Controling Access to the Internet

Submitted by William on Wed, 04/12/2006 - 08:07.

Hello all,

I had an interested situation happen to me yesturday that I would like to share.  CAAO is going to be exhibiting at a upcoming event at the CSU Wolstien Center.  Internet access is an additional cost of $175. I did not need CSU's internet connection as I have my own wirless connection in my laptop via Alltel's service.   I was told that I am not allowed to bring in my own connection and would have to pay $175 or go without.  So I had a decision to I pay 3 months of DSL to exhibit for 4 hours or do I go without.  Due to limited buget I decided to go without.

Is this going to start a trend?  Are we going to see more meeting facilities use this tactic?

Interested in hearing your comments.


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Pathetic policy at CSU/Wolstien

I've never seen a policy prohibiting use of a cellular internet connection on a private line anywhere, except in hospitals and airplanes, where there are supposed interference issues. So this sounds like CSU or their vendor have a scam running at Wolstien. I also know CSU requires students to use a specific type of wireless network access, forcing additional expenses on students. It is sad CSU doesn't play a more positive role in the community with information technology... they seemed more progressive and visible a decade ago.

ah the overiding T-Mobile

I had an interesting afternoon in a local gallery. They have their own wireless connection and gave me the code so I could use the internet while gallery sitting. However, my connection (not very strong) kept being interrupted by the T-Mobile connection being sold for $10 at the Starbucks that was on the other side of the wall from me. I gave up. Has anyone else had a similar problem?

On the CSU issue, I would suggest a survey of other universities and meeting places such as libraries. Once you get the scoop on other's policies, you might have a letter to the editor of the PeeDee to widen the concern about this.  

Universities traditionally champion open access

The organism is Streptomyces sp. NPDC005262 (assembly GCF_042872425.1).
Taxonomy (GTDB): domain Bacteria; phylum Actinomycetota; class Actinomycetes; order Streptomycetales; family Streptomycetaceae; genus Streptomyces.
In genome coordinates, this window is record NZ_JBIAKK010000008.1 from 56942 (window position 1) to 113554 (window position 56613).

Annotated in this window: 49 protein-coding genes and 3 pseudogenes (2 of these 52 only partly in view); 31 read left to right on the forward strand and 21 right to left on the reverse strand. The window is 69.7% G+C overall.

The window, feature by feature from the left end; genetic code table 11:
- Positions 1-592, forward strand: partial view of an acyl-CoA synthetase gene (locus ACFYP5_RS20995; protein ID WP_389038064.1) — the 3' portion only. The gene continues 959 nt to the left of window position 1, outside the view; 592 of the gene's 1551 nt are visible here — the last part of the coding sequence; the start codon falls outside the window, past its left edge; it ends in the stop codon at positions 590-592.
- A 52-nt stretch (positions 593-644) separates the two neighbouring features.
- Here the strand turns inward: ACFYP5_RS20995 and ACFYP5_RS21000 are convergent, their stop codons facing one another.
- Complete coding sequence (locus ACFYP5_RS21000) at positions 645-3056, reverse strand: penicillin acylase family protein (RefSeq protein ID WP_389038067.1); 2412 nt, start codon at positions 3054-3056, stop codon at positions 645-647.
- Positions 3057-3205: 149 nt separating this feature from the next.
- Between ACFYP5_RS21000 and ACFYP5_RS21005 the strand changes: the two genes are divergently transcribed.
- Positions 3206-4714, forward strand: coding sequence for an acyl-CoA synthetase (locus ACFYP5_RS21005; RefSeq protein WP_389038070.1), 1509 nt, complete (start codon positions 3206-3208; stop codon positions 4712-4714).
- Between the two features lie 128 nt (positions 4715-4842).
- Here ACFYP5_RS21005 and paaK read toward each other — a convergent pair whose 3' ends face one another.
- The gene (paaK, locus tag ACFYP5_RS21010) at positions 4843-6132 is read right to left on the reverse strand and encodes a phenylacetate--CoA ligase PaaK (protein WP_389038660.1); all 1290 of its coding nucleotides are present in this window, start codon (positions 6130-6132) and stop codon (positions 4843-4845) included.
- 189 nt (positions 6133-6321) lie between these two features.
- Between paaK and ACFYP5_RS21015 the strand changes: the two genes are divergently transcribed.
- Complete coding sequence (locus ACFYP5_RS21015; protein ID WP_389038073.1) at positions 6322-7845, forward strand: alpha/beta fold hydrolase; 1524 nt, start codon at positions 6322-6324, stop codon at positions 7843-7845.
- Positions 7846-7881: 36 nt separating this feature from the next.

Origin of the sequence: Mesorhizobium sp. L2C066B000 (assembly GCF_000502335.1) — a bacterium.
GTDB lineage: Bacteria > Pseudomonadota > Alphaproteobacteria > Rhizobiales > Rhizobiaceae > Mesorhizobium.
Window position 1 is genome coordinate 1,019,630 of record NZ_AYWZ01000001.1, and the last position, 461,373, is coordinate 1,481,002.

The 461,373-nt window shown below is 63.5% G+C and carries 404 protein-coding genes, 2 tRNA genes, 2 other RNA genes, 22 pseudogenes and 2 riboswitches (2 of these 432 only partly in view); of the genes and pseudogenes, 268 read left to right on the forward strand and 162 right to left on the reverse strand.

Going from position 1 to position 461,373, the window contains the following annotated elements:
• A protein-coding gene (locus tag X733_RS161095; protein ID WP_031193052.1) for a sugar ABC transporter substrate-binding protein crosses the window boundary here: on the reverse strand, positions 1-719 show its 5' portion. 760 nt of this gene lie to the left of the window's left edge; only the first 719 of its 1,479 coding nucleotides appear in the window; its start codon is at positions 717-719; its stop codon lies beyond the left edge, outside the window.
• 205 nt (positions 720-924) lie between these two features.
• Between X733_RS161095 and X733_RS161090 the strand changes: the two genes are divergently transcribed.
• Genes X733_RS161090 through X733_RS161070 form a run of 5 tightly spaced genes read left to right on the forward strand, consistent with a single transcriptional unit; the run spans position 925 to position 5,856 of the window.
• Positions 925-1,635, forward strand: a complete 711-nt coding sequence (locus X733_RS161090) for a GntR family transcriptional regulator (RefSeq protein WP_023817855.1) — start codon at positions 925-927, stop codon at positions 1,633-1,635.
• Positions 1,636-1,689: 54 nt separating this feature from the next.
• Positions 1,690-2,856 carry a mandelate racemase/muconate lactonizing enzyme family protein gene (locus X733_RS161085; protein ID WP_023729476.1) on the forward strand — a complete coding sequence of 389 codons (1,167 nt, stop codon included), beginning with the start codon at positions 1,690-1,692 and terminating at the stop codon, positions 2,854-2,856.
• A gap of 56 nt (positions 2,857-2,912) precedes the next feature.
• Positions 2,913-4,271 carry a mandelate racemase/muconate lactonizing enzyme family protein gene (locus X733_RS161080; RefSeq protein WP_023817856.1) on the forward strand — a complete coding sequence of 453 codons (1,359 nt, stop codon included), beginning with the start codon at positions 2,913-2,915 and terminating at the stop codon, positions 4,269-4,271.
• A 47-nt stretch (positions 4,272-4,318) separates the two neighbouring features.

Case and U of A both are part of the free wireless movements in their communities - I think CSU is out of step and that it is at the policy level. Your idea to compare this situation with other similar universities in other communities makes sense, for proof, but I'm confident we'll learn the obvious... most universities want to help people access knowledge.

As for Starbucks... their technical barbarism is legendary... because of regressive organizations like Starbucks (and CSU), T-Mobile has the wrong markets for the wrong services, and invests in ways to force that on the public, rather than focusing on helping innovate the world through the next generations of technologies.

As for your friend's gallery, I believe there is paint made to block wireless signals... other than that, your friend may need to upgrade to a stronger signal to compete... or you may need to upgrade your card.

Of course, it goes without saying, stay away from Starbucks whenever possible. 

Re: Universities traditionally champion open access

I was at Case a few months ago on a business meeting and was able to get on their guest account without any issues. 
I will check with other facilities and provide a report back to the group.


While I think it's lame, I can understand charging for access as an additional way to make money.  But the amount seems high for today's cheaper and cheaper access.

 But to deny you a personal means of connecting is backward thinking and a scam.  Do you have to use their pay phones to call outside the compound, or is your cell phone acceptable?  What's the difference?


Toll highways vs. freeways - which built economy?

Global development has followed development of major transport grids, because that leads to expanded economic growth. The same goes for data and communications transport. If you need private delivery services, you should pay for that - a high bandwidth and guaranteed availability circuit for a meeting would be a reasonable toll access - but a place like CSU and Cleveland in general should be gushing with free bandwidth just like we have roads, education and other public services. Denying access to that is denying a civil right - I wonder if CSU even has a legal right to do that?

the gallery in question  Click the link to see the Jeff Chiplis neon in the window.

It is a wonderful gallery, so avoid Starbucks, but do leave time when you're going to the Cedar-Lee neighborhood for a movie or dinner to see Collector's Choice before April 15. Great works by local artists at affordable prices. 

Very cool gallery

Thanks Susan - I was wondering which gallery you were talking about... heights art and that whole area is really great, and who would go to Starbucks with Phoenix just down the street.

Thanks for Sharing Susan

Wow I did not know this place was so close to me!  I see you are on the board of directors.    One of the organizations in my network is Sankofa FineArts.  If you are ever interested in collaborating with an African American Arts organization, let me know and I will send you the contact information for the executive director of Sankofa.

I am actually speaking at a Sankofa Fine Arts Training session in two weeks about Access to Capital for Artist.



With a strong wireless cloud over all parts of the city, such as suggested  on REALNEO's homepage April 8th,  how could CSU keep anyone anywhere on their campus from connecting to the internet?

It sounds to me like CSU has rented their Wolstein Hall out to a private exhibitor who is shaking down all their exhibitors.   Who is the sponsor of the exhibit?  Does a state university have the right to rent out their premise to a for profit entity?  Is that the situation?